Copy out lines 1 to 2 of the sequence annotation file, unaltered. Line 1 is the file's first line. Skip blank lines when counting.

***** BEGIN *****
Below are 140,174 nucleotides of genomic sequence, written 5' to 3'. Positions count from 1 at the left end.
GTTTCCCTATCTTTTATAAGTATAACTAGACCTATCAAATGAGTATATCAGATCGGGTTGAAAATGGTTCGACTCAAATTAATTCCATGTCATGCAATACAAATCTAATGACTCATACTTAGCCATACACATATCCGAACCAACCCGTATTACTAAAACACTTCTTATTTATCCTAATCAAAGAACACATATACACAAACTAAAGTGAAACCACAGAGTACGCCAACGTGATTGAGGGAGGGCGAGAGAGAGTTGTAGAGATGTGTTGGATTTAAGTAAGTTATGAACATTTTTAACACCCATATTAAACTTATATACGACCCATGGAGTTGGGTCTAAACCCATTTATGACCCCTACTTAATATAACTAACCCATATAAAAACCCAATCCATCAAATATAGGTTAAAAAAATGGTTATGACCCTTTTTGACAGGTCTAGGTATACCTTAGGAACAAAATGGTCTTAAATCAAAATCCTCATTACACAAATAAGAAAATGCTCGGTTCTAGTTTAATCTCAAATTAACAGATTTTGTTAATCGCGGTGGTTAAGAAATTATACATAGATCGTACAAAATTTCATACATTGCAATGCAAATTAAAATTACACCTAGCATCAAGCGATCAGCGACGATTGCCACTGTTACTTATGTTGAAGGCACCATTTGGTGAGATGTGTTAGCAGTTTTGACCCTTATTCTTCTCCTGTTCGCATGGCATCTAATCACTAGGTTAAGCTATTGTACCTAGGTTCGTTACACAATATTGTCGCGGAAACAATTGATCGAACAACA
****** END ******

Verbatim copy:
Below are 140,174 nucleotides of genomic sequence, written 5' to 3'. Positions count from 1 at the left end.
GTTTCCCTATCTTTTATAAGTATAACTAGACCTATCAAATGAGTATATCAGATCGGGTTGAAAATGGTTCGACTCAAATTAATTCCATGTCATGCAATACAAATCTAATGACTCATACTTAGCCATACACATATCCGAACCAACCCGTATTACTAAAACACTTCTTATTTATCCTAATCAAAGAACACATATACACAAACTAAAGTGAAACCACAGAGTACGCCAACGTGATTGAGGGAGGGCGAGAGAGAGTTGTAGAGATGTGTTGGATTTAAGTAAGTTATGAACATTTTTAACACCCATATTAAACTTATATACGACCCATGGAGTTGGGTCTAAACCCATTTATGACCCCTACTTAATATAACTAACCCATATAAAAACCCAATCCATCAAATATAGGTTAAAAAAATGGTTATGACCCTTTTTGACAGGTCTAGGTATACCTTAGGAACAAAATGGTCTTAAATCAAAATCCTCATTACACAAATAAGAAAATGCTCGGTTCTAGTTTAATCTCAAATTAACAGATTTTGTTAATCGCGGTGGTTAAGAAATTATACATAGATCGTACAAAATTTCATACATTGCAATGCAAATTAAAATTACACCTAGCATCAAGCGATCAGCGACGATTGCCACTGTTACTTATGTTGAAGGCACCATTTGGTGAGATGTGTTAGCAGTTTTGACCCTTATTCTTCTCCTGTTCGCATGGCATCTAATCACTAGGTTAAGCTATTGTACCTAGGTTCGTTACACAATATTGTCGCGGAAACAATTGATCGAACAACA